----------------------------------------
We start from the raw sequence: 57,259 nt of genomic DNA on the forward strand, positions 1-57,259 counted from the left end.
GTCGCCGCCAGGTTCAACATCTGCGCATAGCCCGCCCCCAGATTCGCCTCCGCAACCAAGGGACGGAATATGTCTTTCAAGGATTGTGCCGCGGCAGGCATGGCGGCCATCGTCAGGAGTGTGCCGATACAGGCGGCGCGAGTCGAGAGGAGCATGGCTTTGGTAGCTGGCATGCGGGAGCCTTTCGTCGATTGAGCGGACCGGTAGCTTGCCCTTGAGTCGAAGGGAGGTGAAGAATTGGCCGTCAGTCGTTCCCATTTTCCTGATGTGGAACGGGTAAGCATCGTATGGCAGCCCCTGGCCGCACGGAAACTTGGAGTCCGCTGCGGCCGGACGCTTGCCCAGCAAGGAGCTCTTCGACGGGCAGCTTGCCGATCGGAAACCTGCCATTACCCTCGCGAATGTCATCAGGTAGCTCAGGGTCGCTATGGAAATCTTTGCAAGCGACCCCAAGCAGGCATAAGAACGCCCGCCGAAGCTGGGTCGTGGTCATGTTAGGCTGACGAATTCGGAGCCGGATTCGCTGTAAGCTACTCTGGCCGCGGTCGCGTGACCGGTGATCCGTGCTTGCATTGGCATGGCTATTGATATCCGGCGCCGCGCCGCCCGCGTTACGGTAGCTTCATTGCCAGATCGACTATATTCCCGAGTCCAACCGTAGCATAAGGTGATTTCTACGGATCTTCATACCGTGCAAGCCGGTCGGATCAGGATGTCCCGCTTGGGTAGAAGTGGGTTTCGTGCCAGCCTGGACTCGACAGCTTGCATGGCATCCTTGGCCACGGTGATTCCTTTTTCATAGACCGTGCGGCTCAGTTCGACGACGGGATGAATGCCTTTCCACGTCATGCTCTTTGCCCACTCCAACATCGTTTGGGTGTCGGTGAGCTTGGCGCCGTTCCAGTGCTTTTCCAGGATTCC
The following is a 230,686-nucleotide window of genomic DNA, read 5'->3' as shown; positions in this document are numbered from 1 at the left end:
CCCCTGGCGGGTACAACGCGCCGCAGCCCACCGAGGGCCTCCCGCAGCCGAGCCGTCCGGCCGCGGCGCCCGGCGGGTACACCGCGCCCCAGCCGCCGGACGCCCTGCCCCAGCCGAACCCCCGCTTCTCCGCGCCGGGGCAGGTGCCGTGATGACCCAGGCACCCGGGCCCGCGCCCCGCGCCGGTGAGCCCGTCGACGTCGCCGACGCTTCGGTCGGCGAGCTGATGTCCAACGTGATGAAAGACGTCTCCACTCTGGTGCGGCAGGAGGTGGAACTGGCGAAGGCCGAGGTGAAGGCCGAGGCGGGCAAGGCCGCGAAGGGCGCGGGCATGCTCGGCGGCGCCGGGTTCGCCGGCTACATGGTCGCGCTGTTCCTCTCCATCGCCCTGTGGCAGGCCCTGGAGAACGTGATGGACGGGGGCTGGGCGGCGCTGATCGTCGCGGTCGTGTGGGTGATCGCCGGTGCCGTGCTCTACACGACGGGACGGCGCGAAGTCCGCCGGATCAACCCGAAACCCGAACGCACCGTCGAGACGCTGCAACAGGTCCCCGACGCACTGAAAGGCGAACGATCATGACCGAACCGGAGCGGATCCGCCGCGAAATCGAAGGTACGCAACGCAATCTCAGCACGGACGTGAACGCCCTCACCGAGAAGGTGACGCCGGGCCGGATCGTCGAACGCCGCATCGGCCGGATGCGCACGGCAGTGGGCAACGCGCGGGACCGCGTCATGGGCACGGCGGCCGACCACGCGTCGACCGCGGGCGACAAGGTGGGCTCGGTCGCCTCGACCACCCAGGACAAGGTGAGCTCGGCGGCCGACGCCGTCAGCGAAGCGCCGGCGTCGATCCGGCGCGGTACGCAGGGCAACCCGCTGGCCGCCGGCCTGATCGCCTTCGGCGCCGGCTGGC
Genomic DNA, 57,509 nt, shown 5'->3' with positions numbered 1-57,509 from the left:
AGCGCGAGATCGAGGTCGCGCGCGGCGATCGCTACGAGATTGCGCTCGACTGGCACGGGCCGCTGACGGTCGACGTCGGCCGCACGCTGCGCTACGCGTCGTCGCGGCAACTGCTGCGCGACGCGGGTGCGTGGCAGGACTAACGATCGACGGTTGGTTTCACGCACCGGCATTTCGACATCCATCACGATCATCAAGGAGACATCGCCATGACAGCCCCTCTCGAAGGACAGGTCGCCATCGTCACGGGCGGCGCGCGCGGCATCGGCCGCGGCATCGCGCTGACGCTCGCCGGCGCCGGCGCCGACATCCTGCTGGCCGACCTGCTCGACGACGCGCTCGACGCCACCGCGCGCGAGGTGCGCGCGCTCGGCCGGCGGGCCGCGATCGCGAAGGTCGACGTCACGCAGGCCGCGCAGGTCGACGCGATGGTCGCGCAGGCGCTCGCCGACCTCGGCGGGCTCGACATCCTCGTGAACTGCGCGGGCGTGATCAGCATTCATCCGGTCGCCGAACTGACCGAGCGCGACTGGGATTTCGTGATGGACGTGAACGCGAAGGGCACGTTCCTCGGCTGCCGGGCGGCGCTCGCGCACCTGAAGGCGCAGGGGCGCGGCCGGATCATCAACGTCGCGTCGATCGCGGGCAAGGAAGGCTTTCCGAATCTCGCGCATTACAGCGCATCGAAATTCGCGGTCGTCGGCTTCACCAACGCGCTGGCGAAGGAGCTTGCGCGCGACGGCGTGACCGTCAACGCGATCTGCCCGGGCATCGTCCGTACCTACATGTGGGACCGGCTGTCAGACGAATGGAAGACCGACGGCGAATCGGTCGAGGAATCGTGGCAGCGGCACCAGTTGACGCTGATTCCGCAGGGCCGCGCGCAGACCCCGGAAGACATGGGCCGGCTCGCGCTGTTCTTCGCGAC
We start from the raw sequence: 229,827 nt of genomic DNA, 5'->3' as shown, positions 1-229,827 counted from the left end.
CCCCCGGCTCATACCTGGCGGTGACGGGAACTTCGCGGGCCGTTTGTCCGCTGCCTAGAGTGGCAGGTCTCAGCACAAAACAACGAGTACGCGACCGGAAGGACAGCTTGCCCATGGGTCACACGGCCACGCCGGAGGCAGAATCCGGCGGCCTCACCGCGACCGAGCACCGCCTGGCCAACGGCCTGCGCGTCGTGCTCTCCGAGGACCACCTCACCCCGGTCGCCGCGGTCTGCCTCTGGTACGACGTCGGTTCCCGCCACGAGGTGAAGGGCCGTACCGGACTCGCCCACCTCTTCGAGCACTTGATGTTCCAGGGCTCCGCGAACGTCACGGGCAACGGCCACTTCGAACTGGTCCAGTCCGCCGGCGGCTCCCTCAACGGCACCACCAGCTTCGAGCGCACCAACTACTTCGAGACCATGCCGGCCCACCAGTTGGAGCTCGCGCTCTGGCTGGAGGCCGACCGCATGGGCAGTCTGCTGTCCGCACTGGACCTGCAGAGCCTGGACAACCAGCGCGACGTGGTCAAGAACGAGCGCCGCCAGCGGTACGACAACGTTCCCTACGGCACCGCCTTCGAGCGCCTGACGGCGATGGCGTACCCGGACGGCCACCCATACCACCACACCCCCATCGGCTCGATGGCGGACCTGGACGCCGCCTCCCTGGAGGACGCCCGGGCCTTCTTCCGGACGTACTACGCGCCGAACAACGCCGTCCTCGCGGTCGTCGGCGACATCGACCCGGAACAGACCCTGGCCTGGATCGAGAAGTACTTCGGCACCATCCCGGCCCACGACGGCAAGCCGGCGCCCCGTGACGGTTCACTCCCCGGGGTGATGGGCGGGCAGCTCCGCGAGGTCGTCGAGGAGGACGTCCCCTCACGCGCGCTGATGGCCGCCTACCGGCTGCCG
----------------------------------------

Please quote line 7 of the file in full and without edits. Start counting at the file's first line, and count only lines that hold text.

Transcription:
We start from the raw sequence: 229,827 nt of genomic DNA, 5'->3' as shown, positions 1-229,827 counted from the left end.